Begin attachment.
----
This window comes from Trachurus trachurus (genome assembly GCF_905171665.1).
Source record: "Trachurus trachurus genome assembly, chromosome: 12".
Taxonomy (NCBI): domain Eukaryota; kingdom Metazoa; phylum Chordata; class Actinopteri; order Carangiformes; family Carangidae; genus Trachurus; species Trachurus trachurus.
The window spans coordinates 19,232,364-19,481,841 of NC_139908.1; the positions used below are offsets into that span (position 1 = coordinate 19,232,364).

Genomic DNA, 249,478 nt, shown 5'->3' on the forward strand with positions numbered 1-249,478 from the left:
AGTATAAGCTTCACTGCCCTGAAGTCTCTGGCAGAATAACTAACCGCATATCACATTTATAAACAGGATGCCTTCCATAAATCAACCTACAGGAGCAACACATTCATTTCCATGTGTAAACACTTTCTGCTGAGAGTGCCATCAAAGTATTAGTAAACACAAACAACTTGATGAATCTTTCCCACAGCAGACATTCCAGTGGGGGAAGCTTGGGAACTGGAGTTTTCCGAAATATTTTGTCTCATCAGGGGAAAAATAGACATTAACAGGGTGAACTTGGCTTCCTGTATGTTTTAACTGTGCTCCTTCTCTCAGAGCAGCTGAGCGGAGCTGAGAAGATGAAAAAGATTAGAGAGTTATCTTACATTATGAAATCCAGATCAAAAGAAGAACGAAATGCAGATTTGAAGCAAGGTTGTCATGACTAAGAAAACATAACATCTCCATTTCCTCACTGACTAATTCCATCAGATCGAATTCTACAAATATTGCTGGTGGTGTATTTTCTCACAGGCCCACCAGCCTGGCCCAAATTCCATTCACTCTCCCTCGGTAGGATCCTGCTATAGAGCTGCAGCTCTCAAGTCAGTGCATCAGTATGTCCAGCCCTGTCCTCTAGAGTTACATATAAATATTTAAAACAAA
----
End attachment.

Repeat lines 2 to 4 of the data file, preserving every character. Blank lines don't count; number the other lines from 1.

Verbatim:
Source record: "Trachurus trachurus genome assembly, chromosome: 12".
Taxonomy (NCBI): domain Eukaryota; kingdom Metazoa; phylum Chordata; class Actinopteri; order Carangiformes; family Carangidae; genus Trachurus; species Trachurus trachurus.
The window spans coordinates 19,232,364-19,481,841 of NC_139908.1; the positions used below are offsets into that span (position 1 = coordinate 19,232,364).